Dick Burton held the Claret Jug for seven years. The 1939 Open at St Andrews was the last before WWII and within weeks Burton was called up into the RAF.
The down-to-earth Lancastrian was just grateful to survive the war. “I was lucky,” he said. “A lot of those who watched me at St Andrews also went off to war and they never came back. Some of my friends didn’t make it either, I did.”
He was the sixth British winner in a row since Denny Shute had won the last Open at St Andrews in 1933.
Burton was a big-hitting Lancastrian who shared the lead after an opening 70. A young Bobby Locke was another on 70 despite an eight at the newly lengthened 14th hole, where he first had trouble with the Beardies and then went into Hell Bunker.
Burton took sole possession of the lead with a second-round 72 but in the third round fell back with a 77.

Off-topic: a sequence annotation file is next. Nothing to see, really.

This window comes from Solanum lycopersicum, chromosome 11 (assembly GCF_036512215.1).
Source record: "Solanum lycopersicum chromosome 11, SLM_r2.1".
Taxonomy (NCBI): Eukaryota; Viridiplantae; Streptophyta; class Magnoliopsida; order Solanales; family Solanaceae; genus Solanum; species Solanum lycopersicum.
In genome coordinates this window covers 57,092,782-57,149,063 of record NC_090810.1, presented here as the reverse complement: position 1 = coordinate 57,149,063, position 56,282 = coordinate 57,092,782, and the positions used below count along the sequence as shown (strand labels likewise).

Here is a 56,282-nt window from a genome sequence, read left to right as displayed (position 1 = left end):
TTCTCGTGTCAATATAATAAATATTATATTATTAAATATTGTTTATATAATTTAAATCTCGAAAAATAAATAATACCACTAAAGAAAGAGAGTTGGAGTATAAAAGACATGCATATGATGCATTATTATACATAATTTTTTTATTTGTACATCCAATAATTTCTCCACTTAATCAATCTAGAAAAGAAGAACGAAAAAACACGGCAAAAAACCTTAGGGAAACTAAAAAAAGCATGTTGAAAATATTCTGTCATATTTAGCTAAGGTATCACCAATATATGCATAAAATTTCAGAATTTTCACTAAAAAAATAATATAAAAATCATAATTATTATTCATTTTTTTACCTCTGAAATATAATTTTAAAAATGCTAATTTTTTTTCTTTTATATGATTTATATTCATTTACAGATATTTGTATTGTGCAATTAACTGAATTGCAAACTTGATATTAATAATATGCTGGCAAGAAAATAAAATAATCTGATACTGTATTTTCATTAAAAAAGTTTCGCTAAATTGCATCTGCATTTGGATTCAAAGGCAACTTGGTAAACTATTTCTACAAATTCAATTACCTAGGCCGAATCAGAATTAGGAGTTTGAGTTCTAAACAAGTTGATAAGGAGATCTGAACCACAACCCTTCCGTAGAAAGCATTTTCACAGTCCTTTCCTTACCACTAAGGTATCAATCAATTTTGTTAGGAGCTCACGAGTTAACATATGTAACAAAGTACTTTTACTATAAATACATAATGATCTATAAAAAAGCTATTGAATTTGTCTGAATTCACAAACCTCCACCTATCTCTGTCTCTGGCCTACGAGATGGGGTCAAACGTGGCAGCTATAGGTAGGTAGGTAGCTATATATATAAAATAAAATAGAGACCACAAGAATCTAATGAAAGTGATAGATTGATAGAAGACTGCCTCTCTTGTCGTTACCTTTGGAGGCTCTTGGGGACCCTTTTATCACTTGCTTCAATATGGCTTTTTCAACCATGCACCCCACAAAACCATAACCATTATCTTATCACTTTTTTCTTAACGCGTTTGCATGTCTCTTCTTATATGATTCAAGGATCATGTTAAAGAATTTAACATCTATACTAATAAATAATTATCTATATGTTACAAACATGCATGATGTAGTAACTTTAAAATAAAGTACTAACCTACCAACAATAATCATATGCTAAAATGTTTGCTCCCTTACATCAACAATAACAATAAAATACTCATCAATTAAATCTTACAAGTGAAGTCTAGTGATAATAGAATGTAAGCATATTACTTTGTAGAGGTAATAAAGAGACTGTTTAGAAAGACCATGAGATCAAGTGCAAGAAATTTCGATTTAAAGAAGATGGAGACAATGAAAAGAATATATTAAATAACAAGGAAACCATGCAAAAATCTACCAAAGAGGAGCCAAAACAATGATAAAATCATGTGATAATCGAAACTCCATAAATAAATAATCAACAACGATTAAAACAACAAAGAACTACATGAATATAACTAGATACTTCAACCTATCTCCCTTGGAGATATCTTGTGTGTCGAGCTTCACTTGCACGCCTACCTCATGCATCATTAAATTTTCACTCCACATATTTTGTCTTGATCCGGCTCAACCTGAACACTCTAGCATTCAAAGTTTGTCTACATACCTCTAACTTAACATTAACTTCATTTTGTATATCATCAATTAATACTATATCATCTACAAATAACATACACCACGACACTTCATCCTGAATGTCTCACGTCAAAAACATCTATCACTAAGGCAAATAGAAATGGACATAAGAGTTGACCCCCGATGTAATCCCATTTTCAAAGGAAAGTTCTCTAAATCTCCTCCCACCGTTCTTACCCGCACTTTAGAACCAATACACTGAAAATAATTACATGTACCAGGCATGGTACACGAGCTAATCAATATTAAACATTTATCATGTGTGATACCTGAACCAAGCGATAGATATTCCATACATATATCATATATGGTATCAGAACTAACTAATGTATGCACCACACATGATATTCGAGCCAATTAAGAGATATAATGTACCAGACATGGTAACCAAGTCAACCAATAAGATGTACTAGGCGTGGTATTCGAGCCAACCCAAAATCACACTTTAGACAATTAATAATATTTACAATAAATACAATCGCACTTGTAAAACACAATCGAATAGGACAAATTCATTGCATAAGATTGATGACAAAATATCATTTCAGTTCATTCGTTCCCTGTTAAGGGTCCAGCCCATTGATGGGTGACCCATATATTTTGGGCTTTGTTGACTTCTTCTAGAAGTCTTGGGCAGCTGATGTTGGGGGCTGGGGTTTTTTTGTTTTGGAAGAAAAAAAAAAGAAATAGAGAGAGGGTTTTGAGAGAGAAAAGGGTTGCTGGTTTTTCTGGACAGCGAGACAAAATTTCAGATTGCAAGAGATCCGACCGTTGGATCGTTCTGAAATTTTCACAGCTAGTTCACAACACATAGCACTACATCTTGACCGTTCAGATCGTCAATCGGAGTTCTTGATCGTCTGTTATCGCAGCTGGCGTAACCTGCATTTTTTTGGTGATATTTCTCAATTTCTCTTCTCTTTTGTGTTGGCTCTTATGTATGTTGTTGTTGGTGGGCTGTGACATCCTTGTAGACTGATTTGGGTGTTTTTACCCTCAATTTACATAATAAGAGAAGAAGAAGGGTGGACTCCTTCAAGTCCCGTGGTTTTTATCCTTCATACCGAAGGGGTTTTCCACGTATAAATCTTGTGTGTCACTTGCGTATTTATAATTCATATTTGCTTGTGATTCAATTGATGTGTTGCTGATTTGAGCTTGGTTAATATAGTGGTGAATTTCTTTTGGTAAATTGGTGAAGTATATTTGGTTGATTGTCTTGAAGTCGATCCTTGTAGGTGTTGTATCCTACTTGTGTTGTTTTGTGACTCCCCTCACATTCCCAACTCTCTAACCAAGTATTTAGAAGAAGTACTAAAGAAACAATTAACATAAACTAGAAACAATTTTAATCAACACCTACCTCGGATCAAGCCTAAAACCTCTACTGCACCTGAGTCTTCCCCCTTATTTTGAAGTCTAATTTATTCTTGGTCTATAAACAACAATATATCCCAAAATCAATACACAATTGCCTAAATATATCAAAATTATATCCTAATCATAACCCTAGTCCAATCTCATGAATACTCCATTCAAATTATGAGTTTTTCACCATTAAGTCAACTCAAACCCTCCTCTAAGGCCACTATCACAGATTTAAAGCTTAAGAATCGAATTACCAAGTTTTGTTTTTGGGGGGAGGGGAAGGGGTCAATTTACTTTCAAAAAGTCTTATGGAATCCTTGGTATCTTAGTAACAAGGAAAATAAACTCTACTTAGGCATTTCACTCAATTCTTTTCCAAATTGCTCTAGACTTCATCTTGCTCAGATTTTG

Scotland’s John Fallon went in front with a 71 but, with the wind increasing, his slight frame was no match for the conditions.
He finished with a 79 to share third place with Sam King, 1935 Champion Golfer of the Year Alf Perry, Bill Shankland and reigning Champion Golfer Reg Whitcombe.
Johnny Bulla, from Chicago, had rounds of 77, 71, 71 and 73 for a total of 292 set early on the final day.
Burton knew he needed a 72 to win and was out in 35. He came to the last needing a four to win and hit a huge drive, then pitched to 15 feet.
His putt looked like it might race past the hole but as Burton walked after it, it dropped in the hole for a closing birdie.
A 71 left him on 290, two ahead of Bulla, who was also a runner-up at St Andrews in 1946.
Martin Pose, of Argentina, finished five strokes behind after an eight at the Road Hole after he went over the green.
Not realising that the grass in front of the wall was technically in a hazard, he grounded his club and was penalised two strokes.